October 12, 2009 / 10:35 AM / 9 years ago

Torch-bearing "guerrillas" look to light up cities

ISTANBUL (Reuters Life!) - Armed with nothing but powerful torches the foot soldiers of the “guerrilla lighting” movement gather in front of gloomy, nocturnal buildings, take aim, then bathe them in brilliant light.

The manifesto of the group of young designers declares war on “bad lighting” and “wasteful use of light” and the movement has illuminated buildings across Europe to show how a more artistic use of light can breathe new life into cities.

“People don’t realize how effective lighting can be. Most would just buy some floodlights if they wanted to light something and wouldn’t think about how to show the building at its best,” said Chantelle Stewart, one of the organizers.

In Istanbul’s historic Galata district 40 locals have volunteered to work with the group as torch bearers.

With a co-ordinated burst of light they transform some of the grand but drab buildings, picking out architectural features such as columns or ledges with their beams, and making them instantly imposing and beautiful.

They even light Istanbul’s landmark Galata tower — after first asking local authorities to switch off the floodlights — replacing the flat yellowish-orange light that usually illuminates the tower’s base for upward shafts of light which make the tower look longer.

Guerrilla lighting shows have wowed audiences across Scandinavia, Britain and Ireland. In Dublin it led to a commission to devise permanent lighting for a city square.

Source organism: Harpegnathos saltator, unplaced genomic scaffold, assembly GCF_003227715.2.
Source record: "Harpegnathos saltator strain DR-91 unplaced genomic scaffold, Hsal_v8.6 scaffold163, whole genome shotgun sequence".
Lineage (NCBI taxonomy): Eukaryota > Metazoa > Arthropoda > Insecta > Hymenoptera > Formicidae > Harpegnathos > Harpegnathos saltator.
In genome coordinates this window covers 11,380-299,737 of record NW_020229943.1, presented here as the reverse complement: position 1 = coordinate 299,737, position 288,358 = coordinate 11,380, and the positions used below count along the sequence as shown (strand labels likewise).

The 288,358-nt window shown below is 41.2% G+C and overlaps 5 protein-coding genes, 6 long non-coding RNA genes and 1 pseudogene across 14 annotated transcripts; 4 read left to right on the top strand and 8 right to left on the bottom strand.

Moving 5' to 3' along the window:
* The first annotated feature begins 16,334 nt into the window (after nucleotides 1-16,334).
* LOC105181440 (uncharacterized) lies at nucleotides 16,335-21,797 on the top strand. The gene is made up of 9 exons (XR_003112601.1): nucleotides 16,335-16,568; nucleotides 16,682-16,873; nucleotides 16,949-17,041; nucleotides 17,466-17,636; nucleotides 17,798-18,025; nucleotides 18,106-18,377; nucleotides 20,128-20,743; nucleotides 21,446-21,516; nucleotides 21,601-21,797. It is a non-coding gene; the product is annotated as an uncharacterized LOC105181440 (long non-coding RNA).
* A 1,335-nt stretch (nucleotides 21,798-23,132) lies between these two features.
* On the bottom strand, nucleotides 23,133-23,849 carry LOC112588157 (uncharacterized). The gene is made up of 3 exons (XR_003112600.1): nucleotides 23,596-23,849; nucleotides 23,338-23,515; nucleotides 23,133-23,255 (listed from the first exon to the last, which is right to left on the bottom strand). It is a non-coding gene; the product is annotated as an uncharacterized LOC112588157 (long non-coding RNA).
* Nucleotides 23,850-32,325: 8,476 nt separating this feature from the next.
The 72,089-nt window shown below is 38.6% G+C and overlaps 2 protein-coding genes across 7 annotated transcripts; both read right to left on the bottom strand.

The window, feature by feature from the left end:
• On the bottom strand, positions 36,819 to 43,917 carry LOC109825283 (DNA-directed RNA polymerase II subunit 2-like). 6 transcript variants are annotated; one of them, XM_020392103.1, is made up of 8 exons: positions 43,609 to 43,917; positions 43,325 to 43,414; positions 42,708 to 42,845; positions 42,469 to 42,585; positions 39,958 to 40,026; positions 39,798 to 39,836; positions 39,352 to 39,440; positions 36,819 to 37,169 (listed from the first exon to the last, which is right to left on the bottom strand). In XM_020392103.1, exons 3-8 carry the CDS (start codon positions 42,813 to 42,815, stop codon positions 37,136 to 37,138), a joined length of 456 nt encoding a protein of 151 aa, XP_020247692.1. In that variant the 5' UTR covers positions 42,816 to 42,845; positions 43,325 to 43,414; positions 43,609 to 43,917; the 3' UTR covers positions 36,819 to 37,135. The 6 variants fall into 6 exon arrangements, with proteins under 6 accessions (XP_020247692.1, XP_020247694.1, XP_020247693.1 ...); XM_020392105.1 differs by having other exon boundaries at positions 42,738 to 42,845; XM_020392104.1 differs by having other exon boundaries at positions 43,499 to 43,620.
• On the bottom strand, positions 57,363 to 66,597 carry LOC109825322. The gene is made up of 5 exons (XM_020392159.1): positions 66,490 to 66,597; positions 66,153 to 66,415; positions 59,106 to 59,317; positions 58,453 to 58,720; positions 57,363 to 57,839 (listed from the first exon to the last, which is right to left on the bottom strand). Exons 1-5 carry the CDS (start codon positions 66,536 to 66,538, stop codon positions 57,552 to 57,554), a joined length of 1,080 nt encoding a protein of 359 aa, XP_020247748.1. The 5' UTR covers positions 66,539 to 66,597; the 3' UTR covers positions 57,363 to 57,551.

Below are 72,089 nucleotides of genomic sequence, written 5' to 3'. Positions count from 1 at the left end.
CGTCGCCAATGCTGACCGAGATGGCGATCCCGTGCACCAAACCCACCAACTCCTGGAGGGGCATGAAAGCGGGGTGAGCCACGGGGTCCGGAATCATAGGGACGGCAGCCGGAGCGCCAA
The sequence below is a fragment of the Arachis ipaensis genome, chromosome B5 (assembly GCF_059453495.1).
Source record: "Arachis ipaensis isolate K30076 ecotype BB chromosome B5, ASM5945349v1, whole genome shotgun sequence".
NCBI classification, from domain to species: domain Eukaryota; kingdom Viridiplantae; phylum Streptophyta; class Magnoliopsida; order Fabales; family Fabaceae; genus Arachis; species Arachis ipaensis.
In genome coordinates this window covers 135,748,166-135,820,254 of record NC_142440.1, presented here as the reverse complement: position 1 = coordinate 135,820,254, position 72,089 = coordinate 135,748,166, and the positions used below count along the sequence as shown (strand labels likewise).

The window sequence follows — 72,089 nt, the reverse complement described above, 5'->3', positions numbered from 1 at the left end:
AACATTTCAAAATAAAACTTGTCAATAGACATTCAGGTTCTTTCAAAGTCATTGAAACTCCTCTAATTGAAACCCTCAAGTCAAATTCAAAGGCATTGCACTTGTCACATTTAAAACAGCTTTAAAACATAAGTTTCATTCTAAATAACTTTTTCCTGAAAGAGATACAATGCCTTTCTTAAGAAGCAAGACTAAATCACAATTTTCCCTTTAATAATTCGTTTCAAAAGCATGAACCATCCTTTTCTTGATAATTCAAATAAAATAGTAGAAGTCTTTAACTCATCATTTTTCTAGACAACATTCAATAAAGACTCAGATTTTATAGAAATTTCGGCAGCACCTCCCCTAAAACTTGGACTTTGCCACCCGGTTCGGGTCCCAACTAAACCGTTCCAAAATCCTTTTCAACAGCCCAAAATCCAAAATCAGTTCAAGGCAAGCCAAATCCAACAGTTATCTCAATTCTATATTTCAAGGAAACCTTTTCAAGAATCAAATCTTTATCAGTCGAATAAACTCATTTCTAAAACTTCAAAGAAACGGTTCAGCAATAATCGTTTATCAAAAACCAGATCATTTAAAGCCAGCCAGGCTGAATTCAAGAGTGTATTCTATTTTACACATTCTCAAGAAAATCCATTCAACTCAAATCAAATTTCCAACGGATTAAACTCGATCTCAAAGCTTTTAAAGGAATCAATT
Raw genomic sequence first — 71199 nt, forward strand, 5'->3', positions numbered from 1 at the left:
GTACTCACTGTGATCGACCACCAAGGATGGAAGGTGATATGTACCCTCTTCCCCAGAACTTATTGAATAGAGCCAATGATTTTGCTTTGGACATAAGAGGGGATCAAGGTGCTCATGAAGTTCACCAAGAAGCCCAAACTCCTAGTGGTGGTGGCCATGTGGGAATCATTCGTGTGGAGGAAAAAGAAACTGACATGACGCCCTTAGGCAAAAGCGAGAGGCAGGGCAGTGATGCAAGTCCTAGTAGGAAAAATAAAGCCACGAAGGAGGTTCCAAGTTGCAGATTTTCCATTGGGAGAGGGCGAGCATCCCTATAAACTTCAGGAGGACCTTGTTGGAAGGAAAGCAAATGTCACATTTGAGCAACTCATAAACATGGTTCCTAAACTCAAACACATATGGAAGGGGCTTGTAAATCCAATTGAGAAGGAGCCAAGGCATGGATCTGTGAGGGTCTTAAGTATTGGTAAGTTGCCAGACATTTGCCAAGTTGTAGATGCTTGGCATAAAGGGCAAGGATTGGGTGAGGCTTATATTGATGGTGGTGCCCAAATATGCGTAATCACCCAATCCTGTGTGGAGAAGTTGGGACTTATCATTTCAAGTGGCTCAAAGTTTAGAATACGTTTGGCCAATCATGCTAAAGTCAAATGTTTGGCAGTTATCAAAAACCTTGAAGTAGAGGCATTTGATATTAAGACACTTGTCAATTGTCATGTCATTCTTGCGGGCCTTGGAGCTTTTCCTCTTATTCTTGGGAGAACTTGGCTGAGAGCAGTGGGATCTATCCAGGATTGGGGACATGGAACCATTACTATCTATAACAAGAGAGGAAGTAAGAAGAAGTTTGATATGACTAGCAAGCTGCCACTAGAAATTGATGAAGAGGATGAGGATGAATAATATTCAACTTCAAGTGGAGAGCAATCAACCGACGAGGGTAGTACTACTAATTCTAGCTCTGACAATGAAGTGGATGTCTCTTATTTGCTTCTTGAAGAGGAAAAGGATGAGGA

Organizers complain that too often little or no thought goes into how buildings and streets are lit, leading to light pollution and energy inefficiency.

“You should never direct light at glass, it will just pass straight through it and into whatever is behind. You should also be careful not to over light, and bear in mind that floodlights make buildings look flat,” said Stewart.

Besides the playful aspect of the transformations those behind the movement say they want to gain recognition for architectural lighting as a discipline and profession.

“Las Vegas is the first place where city lighting designers were really called upon 40 years ago or so. The casino owners wanted to keep people awake and so they wanted powerful, eye-catching lighting,” said Emre Gunes, another organizer.

“Lighting has to have a purpose — Paris is a city which has really thought about its lighting, because they want to create a certain mood, and create this romantic atmosphere you expect from Paris.”

The organizing team also praise Tokyo as a city which has used nocturnal lighting to dazzling effect.

“Lighting designers can help cut excess light and use it more efficiently, and that can help see the stars again at night,” said Stewart.

Reporting by Alexandra Hudson, editing by Paul Casciato

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